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Voices Online Edition
Vol. XXIV, No. 1
Eastertide 2009

Women for Faith & Family
Celebrating 25 years of service to the Church

"Collegiate Sex Ed" and the Anscombe Society

What can you do about the pervasive campus “hook-up culture” if you’re a college student — or a prospective college student — or a parent of either? Is it possible to find an institution of higher learning these days that accepts (or even tolerates) traditional Judeo-Christian views about sexuality, marriage, or the family? Can a student find a social network on a university campus that not only doesn’t undermine traditional moral and ethical principles, but actually supports and encourages them?

Some students and professors at Princeton University have found a way to meet the challenge. In February 2005, a new student group was launched — the Elizabeth Anscombe Society, named for the famed Cambridge philosophy professor who was an intellectual defender of traditional sexual ethics and a former student of Ludwig Wittgenstein.

In a recent essay, “Collegiate Sex-ed”, Ryan Anderson, editor of The Public Discourse: Ethics, Law and the Common Good, described the goals of the Anscombe Society:

“We aim to foster an atmosphere where sex is dignified, respectful, and beautiful; where human relationships are affirming and supportive; where motherhood is not put at odds with feminism; and where no one is objectified, instrumentalized, or demeaned”, writes Anderson. “We aim to increase the level of respect among members of the university community who disagree on these issues as we explore our common understandings as well as our differences. Lastly, we hope to provide those students who strive to understand, live, and love their commitment to chastity and ‘traditional’ sexual and familial ethics with the support they need to make their time at Princeton the best it can be.”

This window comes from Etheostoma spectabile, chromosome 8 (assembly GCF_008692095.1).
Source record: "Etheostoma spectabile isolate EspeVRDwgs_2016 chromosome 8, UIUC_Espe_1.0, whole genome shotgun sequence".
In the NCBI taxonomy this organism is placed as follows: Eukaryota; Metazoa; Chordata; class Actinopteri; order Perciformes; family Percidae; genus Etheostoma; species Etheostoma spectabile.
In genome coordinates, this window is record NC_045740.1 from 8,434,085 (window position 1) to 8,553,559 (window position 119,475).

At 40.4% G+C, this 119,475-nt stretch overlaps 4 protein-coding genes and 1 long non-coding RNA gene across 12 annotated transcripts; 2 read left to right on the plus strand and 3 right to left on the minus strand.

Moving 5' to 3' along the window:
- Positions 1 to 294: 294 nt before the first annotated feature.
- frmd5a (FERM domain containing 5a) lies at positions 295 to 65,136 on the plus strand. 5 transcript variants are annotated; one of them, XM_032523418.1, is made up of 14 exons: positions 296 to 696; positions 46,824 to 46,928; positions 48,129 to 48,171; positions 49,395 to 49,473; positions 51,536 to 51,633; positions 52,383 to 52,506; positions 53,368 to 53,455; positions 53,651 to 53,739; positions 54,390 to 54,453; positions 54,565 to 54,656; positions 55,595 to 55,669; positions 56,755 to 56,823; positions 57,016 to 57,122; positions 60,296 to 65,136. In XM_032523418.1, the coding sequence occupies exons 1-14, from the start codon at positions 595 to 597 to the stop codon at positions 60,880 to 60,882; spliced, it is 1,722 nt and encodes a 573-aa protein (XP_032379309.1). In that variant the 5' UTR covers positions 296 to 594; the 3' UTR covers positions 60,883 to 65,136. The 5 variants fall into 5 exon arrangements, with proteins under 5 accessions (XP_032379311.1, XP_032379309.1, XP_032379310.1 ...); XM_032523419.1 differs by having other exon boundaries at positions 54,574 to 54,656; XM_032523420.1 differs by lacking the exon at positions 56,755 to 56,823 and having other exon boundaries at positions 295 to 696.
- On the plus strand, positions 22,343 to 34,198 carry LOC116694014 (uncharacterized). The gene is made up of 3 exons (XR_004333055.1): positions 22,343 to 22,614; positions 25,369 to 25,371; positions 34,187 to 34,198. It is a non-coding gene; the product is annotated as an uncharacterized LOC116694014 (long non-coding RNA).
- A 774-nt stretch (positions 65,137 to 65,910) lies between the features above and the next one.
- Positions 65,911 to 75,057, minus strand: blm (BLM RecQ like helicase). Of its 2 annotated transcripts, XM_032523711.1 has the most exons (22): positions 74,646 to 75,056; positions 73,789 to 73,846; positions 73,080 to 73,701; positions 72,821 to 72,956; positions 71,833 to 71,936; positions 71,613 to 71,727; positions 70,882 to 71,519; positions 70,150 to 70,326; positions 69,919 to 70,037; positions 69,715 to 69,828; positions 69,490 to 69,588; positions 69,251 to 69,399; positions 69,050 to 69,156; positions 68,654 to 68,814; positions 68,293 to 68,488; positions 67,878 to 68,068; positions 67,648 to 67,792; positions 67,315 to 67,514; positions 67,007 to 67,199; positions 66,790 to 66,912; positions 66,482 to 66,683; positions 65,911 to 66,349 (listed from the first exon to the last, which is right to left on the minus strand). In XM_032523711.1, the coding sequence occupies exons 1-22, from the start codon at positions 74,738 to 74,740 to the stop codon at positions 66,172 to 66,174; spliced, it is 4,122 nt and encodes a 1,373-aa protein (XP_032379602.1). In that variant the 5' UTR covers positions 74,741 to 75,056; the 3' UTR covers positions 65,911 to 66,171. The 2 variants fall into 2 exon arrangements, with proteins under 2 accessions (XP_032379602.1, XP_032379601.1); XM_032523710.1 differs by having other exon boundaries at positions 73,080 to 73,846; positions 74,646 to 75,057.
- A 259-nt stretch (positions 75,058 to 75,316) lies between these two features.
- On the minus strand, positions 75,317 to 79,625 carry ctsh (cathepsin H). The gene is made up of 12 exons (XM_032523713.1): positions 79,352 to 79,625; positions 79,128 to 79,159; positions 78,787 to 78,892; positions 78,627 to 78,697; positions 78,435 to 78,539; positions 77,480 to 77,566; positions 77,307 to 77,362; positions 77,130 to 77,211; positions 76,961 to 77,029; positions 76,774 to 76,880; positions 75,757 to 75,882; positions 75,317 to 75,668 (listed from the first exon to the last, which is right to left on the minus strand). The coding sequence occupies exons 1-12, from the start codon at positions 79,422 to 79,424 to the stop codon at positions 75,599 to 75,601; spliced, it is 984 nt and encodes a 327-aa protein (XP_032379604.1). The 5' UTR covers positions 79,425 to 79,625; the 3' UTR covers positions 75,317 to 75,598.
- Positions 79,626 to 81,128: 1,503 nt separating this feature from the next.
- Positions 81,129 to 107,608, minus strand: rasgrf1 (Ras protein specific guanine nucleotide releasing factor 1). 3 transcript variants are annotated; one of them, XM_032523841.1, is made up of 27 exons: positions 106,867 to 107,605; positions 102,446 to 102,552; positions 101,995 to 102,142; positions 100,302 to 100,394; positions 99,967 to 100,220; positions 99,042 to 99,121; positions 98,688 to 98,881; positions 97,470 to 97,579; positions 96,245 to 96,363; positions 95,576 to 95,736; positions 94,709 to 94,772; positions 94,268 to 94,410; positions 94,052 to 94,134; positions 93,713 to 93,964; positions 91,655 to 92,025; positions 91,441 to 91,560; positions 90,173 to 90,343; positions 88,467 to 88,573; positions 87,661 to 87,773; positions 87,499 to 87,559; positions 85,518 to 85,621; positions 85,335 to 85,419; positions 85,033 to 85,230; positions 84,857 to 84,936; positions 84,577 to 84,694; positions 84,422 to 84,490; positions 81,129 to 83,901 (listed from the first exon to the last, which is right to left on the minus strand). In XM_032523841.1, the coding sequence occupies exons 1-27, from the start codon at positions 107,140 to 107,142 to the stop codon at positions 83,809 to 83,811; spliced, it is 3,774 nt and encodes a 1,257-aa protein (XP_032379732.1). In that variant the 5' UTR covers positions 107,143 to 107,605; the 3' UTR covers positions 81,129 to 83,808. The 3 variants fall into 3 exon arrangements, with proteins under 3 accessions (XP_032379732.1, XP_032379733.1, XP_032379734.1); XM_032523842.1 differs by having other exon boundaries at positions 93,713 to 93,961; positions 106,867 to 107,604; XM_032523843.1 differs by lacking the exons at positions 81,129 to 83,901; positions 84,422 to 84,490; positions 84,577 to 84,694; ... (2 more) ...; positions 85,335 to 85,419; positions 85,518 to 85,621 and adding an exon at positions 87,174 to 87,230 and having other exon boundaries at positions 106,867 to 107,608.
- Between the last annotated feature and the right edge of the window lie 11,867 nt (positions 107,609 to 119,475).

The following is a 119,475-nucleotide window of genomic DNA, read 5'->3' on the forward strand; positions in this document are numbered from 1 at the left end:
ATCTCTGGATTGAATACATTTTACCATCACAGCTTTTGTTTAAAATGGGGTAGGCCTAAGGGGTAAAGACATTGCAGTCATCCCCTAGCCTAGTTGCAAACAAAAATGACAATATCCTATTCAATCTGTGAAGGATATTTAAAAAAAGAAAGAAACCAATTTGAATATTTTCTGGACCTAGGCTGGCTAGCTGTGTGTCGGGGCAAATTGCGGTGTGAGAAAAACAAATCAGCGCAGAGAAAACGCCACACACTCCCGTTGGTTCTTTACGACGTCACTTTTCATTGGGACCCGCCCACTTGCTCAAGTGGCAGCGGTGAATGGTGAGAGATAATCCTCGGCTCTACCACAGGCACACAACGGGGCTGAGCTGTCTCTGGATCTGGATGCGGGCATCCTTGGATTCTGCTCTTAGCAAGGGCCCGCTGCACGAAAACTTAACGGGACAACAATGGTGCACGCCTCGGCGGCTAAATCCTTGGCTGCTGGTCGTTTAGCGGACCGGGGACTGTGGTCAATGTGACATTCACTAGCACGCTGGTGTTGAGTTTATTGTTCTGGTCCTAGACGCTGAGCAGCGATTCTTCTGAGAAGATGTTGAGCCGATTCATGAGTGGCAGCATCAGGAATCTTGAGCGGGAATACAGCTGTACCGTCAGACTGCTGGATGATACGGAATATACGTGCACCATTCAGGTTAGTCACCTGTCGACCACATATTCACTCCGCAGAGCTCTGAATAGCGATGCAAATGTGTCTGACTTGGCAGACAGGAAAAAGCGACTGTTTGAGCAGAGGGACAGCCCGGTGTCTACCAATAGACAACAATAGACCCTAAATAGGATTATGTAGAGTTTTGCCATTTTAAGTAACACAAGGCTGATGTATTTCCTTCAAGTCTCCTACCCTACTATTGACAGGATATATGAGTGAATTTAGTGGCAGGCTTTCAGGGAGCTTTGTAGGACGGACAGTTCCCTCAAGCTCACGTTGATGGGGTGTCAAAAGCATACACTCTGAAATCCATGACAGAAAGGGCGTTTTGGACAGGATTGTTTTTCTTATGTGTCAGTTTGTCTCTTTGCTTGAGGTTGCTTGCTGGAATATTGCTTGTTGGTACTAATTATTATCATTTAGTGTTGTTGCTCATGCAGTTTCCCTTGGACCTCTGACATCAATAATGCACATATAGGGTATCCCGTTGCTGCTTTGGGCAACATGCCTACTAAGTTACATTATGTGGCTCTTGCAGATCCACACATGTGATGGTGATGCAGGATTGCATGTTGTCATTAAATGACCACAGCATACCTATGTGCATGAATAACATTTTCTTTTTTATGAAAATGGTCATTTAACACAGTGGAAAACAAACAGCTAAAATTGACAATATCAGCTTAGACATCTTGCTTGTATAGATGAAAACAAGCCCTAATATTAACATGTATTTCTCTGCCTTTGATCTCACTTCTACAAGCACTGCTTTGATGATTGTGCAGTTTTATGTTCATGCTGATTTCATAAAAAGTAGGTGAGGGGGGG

The Anscombe Society seeks to balance the biased messages students receive with intellectually sound arguments, Anderson said: “The students who formed the Anscombe Society were tired of being subjected to a dehumanizing campus culture and hoped to point to an alternative, more excellent way. They were tired of the one-sided presentation of academic arguments related to marriage and family life — biased syllabi inside the classroom and monolithic student groups outside the classroom — and so they hoped to balance the intellectual conversation. Lastly, they were tired of an administration that absurdly claimed to be morally neutral when it came to matters of sexuality while consistently promoting liberal and liberationist sexual policies. They were determined to hold the administration accountable and seek change.”

The Anscombe Society achieves its goals, Anderson said, “through guest lecturers, newspaper op-eds, and discussion groups”. It provides “serious and respectful academic responses and counter-arguments”, he wrote, and explained that the scholars the Society has brought to campus for public lectures have “made the intellectual case for a traditional conception of human sexuality and the human family from a multi- and inter-disciplinary perspective that drew on outstanding scholarly works of philosophy, theology, ethics, biology, medicine, psychiatry, psychology, economics, and sociology”. The Anscombe Society also “created an academic database on their web site with the best articles from these same disciplines”, Anderson notes.

The success of the Anscombe Society in bringing like-minded students together has resulted in students on other campuses wanting to start similar groups. To assist with this, they formed a national organization, the “Love and Fidelity Network”.

“The future for groups like these is bright”, says Anderson. But meeting the challenge of cultural pressures to conform to “alternative messages” about sexual morality and other key moral issues will not be easy, he observes. The attitudes that are at odds with traditional understanding of the nature of human sexuality and the family are pervasive and deeply ingrained.

Ryan Anderson’s article, originally a presentation at the Center for Ethics and Culture at the University of Notre Dame, is accessible on the web site of Public Discourse: Ethics, Law, and the Common Good (, a publication of the Witherspoon Institute, Princeton.

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